MERIT Award Recipient: Murray Korc, M.D.
|Sponsoring NCI Division:||Division of Cancer Biology (DCB)|
|Grant Number:||R37 CA075059-11|
|Award Approved:||October 2008|
|Department:||Pharmacology and Toxicology|
|The Korc Lab|
Literature Search in PubMed
Dysregulation of TGF Beta Action Pancreatic Cancer
Pancreatic ductal adenocarcinoma (PDAC) is the fourth leading cause of cancer death in the United States. The cancer cells in this aggressive malignancy exhibit a high frequency of mutations in the Kras oncogene, a molecular "switch" that allows growth promoting signaling to be sustained. The same cells also express high levels of many tyrosine kinase receptors, which are the "engines" that promote the cells to proliferate. Work from our laboratory has suggested that these alterations, akin to an accelerator that is stuck at full thrust, drive the cancer cells ever faster along pathways that enhance their growth and metastasis. Concomitantly, pancreatic cancer cells are resistant to growth inhibition, especially in relation to the actions of transforming growth factor beta (TGF-β) molecules. This loss of negative growth constraints is due, in part, to the presence of mutations in the Smad4 gene and to the tendency of pancreatic cancer cells to overexpress a protein called Smad7. In parallel, there is increased production of all three TGF-β isoforms, and this overexpression has been correlated with disease progression and early cancer recurrence following tumor resection.
TGF-βs enhance pancreatic growth in vivo by promoting the proliferation of tumor blood vessels, cancer associated fibroblasts, and pancreatic stellate cells, and by suppressing cancer directed immune mechanisms. Moreover, high Smad7 levels suppress TGF-β-mediated growth inhibition without attenuating TGF-β's ability to induce the expression of metastasis-promoting genes, raising the possibility that Smad7 acts directly on the cancer cells to exert deleterious effects in PDAC. The current project addresses the mechanisms whereby Smad7 exerts these effects. We propose that Smad7 synergizes with oncogenic Kras. Our studies will take advantage of the availability of cultured human pancreatic cancer cell lines to analyze Smad7 actions. A mouse model will also be generated in order to determine whether Smad7 synergizes in vivo with constitutively active Kras to promote pancreatic cancer progression and metastasis. Because high Smad7 levels lead to the functional inactivation of pRb, a potent tumor suppressor gene that is not mutated in PDAC, we will also study the role of pRb in a mouse model.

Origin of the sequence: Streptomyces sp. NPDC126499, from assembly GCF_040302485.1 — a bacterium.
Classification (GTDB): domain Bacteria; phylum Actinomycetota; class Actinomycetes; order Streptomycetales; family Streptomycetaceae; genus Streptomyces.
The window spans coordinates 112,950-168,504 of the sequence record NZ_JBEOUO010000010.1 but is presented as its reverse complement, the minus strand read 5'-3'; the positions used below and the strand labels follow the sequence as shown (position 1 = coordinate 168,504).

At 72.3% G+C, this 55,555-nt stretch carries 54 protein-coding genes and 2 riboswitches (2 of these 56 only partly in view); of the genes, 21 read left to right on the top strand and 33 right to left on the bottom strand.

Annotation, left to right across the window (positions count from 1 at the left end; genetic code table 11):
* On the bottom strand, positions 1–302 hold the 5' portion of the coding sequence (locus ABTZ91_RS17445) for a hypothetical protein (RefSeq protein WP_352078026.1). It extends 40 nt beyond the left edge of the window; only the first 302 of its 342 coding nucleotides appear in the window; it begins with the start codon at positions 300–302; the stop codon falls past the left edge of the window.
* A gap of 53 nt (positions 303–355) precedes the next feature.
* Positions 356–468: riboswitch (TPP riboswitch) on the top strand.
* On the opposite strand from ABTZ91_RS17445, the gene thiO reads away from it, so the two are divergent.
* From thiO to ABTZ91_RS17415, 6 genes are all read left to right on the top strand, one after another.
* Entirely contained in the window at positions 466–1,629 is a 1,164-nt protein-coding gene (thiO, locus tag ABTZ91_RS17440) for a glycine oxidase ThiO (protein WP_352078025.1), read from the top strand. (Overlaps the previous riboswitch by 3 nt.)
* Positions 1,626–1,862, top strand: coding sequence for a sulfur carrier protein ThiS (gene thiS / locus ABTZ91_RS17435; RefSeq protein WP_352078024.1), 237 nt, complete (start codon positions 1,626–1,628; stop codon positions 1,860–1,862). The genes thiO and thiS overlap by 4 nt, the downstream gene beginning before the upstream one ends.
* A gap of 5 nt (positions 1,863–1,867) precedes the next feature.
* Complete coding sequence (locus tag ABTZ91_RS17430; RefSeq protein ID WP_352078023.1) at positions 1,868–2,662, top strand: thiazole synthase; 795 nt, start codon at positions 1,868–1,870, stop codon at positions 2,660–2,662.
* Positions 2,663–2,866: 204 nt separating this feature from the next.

The current proposal impacts public health in several ways. First, PDAC is a deadly malignancy, and the findings from this proposal will advance our understanding of the mechanisms that contribute to PDAC initiation, progression, growth and metastasis. Second, by advancing our knowledge of the role of Smad7 and Kras interactions in PDAC, the present studies will further our knowledge of the pathogenesis of PDAC and allow us to determine whether targeting Smad7 and/or its downstream effectors may prevent apoptosis resistance and drug resistance. Third, the proposed studies have the potential to pave the way toward novel diagnostic and therapeutic approaches that have not been previously considered.